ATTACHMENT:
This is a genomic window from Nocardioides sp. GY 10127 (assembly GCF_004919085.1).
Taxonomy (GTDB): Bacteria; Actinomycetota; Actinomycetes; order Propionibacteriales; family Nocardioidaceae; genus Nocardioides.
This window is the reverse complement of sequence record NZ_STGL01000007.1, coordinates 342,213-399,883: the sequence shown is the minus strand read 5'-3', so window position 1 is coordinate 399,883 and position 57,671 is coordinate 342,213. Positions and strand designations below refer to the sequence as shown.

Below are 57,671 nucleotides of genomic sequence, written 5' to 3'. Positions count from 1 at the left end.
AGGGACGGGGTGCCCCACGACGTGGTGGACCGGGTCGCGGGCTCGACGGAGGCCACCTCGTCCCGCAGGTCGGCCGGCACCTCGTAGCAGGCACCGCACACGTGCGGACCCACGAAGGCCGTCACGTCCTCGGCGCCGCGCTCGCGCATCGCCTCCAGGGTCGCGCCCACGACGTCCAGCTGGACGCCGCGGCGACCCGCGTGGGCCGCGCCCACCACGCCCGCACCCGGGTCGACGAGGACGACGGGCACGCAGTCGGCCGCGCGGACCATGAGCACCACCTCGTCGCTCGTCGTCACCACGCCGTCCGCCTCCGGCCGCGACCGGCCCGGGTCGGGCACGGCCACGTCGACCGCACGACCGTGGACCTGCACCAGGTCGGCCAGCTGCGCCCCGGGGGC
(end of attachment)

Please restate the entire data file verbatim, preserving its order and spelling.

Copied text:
This is a genomic window from Nocardioides sp. GY 10127 (assembly GCF_004919085.1).
Taxonomy (GTDB): Bacteria; Actinomycetota; Actinomycetes; order Propionibacteriales; family Nocardioidaceae; genus Nocardioides.
This window is the reverse complement of sequence record NZ_STGL01000007.1, coordinates 342,213-399,883: the sequence shown is the minus strand read 5'-3', so window position 1 is coordinate 399,883 and position 57,671 is coordinate 342,213. Positions and strand designations below refer to the sequence as shown.

Below are 57,671 nucleotides of genomic sequence, written 5' to 3'. Positions count from 1 at the left end.
AGGGACGGGGTGCCCCACGACGTGGTGGACCGGGTCGCGGGCTCGACGGAGGCCACCTCGTCCCGCAGGTCGGCCGGCACCTCGTAGCAGGCACCGCACACGTGCGGACCCACGAAGGCCGTCACGTCCTCGGCGCCGCGCTCGCGCATCGCCTCCAGGGTCGCGCCCACGACGTCCAGCTGGACGCCGCGGCGACCCGCGTGGGCCGCGCCCACCACGCCCGCACCCGGGTCGACGAGGACGACGGGCACGCAGTCGGCCGCGCGGACCATGAGCACCACCTCGTCGCTCGTCGTCACCACGCCGTCCGCCTCCGGCCGCGACCGGCCCGGGTCGGGCACGGCCACGTCGACCGCACGACCGTGGACCTGCACCAGGTCGGCCAGCTGCGCCCCGGGGGC